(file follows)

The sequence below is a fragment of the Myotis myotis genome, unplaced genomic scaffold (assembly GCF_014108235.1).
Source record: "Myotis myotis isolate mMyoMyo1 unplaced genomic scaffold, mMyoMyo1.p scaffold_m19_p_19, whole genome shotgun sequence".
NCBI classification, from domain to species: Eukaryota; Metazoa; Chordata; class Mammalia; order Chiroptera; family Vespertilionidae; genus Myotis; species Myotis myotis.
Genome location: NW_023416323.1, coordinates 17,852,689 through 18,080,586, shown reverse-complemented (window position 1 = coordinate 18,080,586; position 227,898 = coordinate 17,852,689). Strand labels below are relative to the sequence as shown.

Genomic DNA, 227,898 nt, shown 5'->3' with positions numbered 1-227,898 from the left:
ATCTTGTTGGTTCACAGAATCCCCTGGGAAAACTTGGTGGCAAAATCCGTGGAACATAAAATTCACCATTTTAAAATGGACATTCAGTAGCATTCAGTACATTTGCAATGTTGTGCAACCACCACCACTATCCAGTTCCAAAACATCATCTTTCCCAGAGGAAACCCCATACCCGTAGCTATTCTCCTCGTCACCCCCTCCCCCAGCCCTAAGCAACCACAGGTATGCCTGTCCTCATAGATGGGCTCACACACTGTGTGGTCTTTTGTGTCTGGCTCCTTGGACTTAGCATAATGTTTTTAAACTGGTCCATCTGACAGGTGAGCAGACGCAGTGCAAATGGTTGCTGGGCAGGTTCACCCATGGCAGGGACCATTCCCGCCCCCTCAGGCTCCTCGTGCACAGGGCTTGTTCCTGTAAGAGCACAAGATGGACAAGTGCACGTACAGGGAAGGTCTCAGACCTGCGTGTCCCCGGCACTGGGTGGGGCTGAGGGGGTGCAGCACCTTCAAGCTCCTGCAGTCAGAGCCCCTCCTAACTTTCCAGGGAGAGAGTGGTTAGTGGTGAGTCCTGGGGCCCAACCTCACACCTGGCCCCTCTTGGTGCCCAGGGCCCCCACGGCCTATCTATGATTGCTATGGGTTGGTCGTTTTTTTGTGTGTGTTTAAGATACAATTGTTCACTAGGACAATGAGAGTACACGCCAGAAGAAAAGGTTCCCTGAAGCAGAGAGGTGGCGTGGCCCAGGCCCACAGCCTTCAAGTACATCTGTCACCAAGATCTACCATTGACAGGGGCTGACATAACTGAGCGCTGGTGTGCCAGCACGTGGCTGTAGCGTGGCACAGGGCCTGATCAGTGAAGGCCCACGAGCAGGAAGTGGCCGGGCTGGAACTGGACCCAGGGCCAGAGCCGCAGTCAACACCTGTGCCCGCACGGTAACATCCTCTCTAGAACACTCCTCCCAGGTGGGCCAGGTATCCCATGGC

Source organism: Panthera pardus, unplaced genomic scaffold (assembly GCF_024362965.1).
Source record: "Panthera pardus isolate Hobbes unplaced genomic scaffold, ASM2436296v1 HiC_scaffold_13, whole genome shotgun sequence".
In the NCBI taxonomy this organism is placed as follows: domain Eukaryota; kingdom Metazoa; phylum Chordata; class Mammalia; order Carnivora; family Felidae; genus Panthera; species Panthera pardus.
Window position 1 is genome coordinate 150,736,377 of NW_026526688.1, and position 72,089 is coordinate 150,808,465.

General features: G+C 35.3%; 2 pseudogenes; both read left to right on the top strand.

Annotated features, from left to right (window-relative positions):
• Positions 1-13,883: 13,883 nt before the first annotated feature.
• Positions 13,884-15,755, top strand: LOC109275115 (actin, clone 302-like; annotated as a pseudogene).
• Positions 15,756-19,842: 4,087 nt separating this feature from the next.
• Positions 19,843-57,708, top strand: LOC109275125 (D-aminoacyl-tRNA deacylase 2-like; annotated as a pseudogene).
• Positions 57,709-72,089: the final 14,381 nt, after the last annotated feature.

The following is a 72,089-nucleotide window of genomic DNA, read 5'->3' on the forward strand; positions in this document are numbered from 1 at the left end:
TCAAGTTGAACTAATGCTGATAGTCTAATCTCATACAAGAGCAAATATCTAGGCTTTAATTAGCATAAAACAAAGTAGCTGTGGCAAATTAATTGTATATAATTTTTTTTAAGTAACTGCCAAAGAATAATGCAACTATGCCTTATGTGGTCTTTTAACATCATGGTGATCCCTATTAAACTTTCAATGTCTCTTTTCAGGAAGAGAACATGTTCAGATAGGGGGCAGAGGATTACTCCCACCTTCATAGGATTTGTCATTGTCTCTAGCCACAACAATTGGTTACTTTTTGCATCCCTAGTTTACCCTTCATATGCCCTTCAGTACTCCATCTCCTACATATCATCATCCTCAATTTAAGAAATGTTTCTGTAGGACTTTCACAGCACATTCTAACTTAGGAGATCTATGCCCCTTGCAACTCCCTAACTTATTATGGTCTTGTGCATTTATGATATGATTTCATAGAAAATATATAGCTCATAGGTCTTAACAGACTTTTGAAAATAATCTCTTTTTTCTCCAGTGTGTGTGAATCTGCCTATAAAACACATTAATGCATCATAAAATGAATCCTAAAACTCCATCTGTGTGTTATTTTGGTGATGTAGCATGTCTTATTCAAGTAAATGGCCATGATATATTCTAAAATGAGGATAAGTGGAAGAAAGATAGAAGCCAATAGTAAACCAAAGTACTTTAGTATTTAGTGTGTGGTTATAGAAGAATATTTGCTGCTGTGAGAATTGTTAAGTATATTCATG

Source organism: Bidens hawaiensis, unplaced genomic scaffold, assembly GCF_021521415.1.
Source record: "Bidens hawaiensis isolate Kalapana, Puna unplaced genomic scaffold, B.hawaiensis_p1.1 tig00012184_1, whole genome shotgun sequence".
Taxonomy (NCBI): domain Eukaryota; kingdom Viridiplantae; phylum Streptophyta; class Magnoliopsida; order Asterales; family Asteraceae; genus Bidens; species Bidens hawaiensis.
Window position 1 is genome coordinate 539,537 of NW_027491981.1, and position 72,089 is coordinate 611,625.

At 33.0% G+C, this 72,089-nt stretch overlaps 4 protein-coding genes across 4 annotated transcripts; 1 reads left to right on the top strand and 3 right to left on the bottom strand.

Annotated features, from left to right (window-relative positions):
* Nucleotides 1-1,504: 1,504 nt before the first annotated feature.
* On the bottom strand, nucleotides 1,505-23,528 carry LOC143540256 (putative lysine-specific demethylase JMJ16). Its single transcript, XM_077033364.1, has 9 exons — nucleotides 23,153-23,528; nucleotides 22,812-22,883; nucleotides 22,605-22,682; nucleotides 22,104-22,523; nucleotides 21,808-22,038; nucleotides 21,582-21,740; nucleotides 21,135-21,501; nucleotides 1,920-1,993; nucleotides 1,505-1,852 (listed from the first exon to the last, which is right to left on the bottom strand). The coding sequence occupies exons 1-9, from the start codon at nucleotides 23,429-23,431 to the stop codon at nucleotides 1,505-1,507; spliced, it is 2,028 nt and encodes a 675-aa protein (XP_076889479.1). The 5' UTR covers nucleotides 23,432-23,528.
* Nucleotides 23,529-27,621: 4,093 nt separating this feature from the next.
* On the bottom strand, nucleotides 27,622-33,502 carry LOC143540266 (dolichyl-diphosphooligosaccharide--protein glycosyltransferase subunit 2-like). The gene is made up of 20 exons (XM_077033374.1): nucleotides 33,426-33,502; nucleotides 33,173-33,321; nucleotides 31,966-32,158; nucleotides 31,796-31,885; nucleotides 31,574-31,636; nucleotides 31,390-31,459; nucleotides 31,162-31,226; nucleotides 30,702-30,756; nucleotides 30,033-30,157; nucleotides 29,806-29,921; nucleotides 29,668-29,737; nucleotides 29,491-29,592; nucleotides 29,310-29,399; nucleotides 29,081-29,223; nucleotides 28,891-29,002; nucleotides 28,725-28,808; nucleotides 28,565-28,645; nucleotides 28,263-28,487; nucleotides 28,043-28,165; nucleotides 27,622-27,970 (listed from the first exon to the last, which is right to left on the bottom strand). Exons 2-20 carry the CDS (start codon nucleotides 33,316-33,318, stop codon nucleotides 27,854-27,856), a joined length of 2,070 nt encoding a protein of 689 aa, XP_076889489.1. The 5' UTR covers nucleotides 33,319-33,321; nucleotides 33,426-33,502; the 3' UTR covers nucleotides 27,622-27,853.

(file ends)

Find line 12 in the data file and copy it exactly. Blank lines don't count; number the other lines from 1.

Annotated features, from left to right (window-relative positions):